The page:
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Defending Your Financial Privacy: The Benefits and Limits of Self-Help

After a long period of enjoying the benefits of having their personal financial information easily transmitted and stored by sellers of goods and services, consumers are now being confronted by significant new threats to their financial privacy. How – and how well – consumers are coping in this environment of fear and insecurity is examined in this AARP Public Policy Institute Issue Paper.

Results from three empirical studies – including a national survey of consumers' online and offline behaviors for protecting their financial privacy – are utilized in this report which finds that:

  • There is no shortage of advice for consumers on actions they can be taking to protect their financial privacy.
  • While the time, money, and mental costs of following any single piece of advice can be minimal, the cumulative costs of privacy self-protection can be substantial.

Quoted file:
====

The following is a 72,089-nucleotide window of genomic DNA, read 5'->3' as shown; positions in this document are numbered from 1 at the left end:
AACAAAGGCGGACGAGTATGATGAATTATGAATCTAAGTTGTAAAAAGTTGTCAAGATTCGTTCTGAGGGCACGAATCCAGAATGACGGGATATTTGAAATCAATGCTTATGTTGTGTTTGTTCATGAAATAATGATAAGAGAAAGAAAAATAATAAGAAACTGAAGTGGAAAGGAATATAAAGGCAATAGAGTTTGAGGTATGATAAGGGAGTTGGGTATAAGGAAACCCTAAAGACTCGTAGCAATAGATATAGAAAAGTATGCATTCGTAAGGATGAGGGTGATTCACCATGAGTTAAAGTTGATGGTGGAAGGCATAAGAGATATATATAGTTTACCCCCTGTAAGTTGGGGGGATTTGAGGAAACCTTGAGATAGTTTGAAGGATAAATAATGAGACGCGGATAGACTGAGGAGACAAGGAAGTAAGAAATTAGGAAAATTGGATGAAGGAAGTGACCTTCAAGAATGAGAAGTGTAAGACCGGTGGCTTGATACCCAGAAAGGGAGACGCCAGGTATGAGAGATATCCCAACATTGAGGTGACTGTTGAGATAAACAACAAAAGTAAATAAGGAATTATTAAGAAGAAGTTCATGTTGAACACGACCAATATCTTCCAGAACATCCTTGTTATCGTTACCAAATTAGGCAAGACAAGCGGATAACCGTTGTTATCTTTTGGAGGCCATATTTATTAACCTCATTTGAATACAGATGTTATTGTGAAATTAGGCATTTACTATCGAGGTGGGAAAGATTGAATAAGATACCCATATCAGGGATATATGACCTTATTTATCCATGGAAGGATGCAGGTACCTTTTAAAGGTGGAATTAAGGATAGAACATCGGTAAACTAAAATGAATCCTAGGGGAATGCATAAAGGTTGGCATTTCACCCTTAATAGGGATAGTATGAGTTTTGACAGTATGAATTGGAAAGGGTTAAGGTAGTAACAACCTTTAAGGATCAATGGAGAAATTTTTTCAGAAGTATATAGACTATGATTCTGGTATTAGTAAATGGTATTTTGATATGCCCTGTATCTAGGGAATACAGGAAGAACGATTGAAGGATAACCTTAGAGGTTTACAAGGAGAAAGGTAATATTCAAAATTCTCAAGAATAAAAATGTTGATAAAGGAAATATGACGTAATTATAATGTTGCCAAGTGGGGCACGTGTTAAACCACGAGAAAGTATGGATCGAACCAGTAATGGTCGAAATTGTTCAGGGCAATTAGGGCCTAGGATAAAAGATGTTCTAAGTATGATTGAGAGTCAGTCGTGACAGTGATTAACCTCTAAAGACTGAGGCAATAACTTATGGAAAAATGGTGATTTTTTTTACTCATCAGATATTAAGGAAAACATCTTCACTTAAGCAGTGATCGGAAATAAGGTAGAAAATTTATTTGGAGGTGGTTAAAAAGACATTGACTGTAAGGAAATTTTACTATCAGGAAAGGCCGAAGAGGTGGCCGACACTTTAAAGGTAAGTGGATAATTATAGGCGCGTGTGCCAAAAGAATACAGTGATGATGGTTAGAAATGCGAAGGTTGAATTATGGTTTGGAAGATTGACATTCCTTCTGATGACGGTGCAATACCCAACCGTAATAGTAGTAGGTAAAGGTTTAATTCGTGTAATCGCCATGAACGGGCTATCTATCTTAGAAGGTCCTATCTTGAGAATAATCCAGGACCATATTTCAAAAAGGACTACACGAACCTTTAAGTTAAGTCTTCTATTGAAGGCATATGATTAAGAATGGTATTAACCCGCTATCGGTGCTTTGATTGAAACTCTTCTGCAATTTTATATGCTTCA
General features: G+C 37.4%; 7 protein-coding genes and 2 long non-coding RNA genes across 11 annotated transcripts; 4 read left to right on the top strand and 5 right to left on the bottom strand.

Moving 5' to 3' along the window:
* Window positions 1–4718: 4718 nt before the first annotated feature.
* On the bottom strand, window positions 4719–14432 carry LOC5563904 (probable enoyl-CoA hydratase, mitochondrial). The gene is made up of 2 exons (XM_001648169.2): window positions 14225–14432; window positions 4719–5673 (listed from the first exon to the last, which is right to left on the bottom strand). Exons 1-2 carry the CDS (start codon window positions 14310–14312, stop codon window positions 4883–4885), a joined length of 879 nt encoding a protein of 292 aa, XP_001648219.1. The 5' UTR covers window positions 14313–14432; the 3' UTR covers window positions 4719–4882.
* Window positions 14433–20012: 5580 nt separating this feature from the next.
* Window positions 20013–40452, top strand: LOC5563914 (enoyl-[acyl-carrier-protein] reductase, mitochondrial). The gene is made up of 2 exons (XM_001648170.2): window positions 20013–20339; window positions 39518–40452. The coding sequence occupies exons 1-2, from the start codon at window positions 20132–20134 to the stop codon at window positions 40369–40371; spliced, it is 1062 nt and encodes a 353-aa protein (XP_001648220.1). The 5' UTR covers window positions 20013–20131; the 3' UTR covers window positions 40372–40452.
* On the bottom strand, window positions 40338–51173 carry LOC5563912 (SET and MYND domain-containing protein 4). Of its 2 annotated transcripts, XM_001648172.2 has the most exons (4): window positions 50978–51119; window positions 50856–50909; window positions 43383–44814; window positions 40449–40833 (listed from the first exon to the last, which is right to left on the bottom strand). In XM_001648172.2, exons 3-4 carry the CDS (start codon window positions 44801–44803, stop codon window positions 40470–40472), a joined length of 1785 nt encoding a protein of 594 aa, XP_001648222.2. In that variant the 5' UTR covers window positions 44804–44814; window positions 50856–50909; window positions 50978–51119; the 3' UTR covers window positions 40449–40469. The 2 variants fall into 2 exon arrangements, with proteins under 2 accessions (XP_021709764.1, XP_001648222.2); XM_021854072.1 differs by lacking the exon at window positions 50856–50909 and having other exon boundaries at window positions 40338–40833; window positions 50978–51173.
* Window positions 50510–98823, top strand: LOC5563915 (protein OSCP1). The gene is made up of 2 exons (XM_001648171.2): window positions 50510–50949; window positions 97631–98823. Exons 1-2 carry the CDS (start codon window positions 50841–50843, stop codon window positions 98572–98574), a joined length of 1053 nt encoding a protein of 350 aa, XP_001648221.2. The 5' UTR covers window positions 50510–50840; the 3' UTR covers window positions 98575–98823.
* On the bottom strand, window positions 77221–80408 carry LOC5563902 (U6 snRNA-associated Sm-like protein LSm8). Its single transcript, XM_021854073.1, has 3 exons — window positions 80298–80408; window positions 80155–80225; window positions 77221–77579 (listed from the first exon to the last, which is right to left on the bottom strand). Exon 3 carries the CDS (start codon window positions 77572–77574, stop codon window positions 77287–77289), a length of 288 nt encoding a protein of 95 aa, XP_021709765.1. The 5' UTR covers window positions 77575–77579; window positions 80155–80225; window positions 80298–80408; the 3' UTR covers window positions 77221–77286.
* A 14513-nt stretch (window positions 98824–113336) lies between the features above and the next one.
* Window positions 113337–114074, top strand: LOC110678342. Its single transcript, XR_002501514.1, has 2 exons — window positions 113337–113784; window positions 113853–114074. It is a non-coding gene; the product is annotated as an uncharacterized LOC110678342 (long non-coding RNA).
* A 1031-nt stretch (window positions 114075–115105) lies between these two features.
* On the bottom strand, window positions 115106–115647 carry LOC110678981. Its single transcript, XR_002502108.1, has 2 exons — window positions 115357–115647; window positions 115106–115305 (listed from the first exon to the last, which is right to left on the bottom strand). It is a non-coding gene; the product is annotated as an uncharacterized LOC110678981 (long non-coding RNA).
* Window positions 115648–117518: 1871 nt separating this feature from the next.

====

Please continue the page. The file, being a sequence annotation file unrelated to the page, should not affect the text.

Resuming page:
• People vary in their desire for financial privacy, but large percentages of consumers have adopted new behaviors to guard their financial privacy.
  • Most people perceive that they are currently working hard to protect their financial privacy.
  • Most have chosen to take new sensible precautions rather than give up transacting with firms offline and online, but a significant minority of consumers are choosing to avoid these transactions rather than expose themselves to invasions of their financial privacy.

Individuals can't do it by themselves, however, and the author concludes that businesses and government bodies need to educate the public, develop new privacy protection technologies, and offer credible, well-publicized programs that lower what it costs consumers to defend their privacy. In the absence of high benefit-low cost methods, consumers may succumb to “privacy protection fatigue” and choose instead to avoid new and potentially beneficial financial services. (54 pages)

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